I’m sorry you’ve been convinced that the body you live in today doesn’t quite measure up. That you now believe your breasts need to fill a certain cup size, that your thighs must not meet each other, and your frame needs to mimic that of the women you don’t know but scroll past on Instagram every day.
I’m sorry for all the times you get out of the shower, catch a glimpse of your naked self in the mirror, and look at the reflection starring back at you in disgust, before instantly diverting your eyes elsewhere.
And I’m sorry that you’ve been made to see those dimples etched on the back of your thighs, the stretch marks trailing your belly, and the imperfectness of your body as ugly.
I’m sorry that you’re now unable to enjoy food the way you did as a little girl. That your mind is constantly obsessing over every calorie consumed, counting every bite that you take in, and panicking about gaining the tiniest bit of weight.
Maybe food has now become a go-to comfort for you, a drug that helps you temporarily feel better and forget about how deeply unhappy you are within yourself. Or maybe it has become a source of control, and you’ve learned to ignore those hunger pains, which grow louder every day.
I’m sorry that you spend the majority of your day feeling un-desirable, un-worthy and struggling to fit in to this world.
I’m sorry for all of those times someone said something cruel to you about the way you look, and that you decided to believe them. And I’m sorry that you carry around all of those words in the back of your mind today as a constant reminder that the woman you are is not, and will never be, good enough.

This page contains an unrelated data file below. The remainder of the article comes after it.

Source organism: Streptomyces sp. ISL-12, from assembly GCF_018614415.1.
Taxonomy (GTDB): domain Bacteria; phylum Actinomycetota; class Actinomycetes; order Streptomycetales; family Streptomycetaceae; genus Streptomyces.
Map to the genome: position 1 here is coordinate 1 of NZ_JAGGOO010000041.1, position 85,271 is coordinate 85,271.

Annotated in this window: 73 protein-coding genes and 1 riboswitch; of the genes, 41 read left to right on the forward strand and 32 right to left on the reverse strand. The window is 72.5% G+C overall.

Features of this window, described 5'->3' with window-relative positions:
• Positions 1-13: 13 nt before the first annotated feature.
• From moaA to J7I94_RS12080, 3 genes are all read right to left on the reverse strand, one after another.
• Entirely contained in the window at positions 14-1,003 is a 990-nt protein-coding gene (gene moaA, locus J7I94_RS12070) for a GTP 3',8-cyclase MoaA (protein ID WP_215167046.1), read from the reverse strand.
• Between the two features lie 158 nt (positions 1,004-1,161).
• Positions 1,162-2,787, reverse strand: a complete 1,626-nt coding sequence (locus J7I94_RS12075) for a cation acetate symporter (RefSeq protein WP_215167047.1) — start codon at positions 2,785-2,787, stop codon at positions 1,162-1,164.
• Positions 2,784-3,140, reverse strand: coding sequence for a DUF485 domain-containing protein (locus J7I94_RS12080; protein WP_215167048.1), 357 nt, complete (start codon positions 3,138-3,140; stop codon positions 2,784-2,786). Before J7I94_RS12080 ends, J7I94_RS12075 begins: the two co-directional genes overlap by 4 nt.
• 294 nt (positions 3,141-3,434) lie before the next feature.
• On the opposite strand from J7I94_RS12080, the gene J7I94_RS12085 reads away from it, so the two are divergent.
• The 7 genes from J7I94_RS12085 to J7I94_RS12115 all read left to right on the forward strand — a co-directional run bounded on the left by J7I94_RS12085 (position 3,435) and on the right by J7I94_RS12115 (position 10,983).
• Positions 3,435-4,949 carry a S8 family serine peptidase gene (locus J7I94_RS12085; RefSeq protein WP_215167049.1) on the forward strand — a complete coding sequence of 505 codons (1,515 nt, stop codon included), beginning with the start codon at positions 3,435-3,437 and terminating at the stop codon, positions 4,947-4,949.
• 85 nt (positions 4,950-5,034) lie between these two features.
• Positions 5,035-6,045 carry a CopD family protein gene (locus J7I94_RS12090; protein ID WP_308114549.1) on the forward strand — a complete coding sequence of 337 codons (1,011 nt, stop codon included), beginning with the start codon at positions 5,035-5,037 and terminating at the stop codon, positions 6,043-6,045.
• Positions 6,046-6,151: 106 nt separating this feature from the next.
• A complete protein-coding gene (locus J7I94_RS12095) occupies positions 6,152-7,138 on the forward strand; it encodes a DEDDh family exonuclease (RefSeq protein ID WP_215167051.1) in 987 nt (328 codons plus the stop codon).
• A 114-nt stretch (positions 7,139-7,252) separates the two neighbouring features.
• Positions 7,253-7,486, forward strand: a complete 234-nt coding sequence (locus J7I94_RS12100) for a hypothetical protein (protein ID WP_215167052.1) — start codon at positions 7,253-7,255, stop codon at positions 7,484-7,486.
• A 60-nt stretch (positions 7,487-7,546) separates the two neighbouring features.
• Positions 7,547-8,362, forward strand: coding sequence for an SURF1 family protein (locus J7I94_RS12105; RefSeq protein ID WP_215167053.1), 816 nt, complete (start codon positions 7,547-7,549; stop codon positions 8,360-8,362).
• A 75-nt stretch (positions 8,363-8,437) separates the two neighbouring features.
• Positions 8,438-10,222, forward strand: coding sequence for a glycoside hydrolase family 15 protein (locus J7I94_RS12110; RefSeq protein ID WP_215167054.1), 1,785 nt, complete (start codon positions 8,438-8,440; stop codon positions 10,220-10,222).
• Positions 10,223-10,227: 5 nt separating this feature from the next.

I’m sorry that you don’t believe your body is deserving of love. That you think you have to settle for anyone who takes an interest in you, because who are you to think you can do any better than that?
I’m sorry you now allow people to mistreat you and cause you pain because you think it’s your fault. You think that if only you had a smaller waist, a slender figure or a flatter stomach then you’d be deserving of someone better – someone who truly loves you for all that you are, inside and out.
But it’s not your fault. It’s not your problem. It’s our problem.
It’s our problem that women die every day from starving themselves because they believe they need to be thinner.
It’s our problem that young girls are made to feel like they need to crash diet or get cosmetic surgery so they can look like the models and celebrities they see on social media.
It’s our problem that most women are unhappy with their bodies.
And it breaks my heart that chances are you are one of them.
Because it shouldn’t be this way.
We shouldn’t aspire to look like clones of one another. We shouldn’t be unhealthily obsessing over our figures, and mutilating our bodies in order to mentally go from an average 7, to a 9 out of 10. We shouldn’t be placing so much value on something that isn’t going to last and has no real bearing on who you really are.
So I ask you today to remove yourself from this competition that none of us women ever agreed to in the first place.
I ask you to love your body exactly as it is today, and remember all of the wonderful things it allows you to do.
And I ask you to make a promise to yourself to be more tolerant of those bodies you’ve been taught to recognize as ugly – especially if that body belongs to you.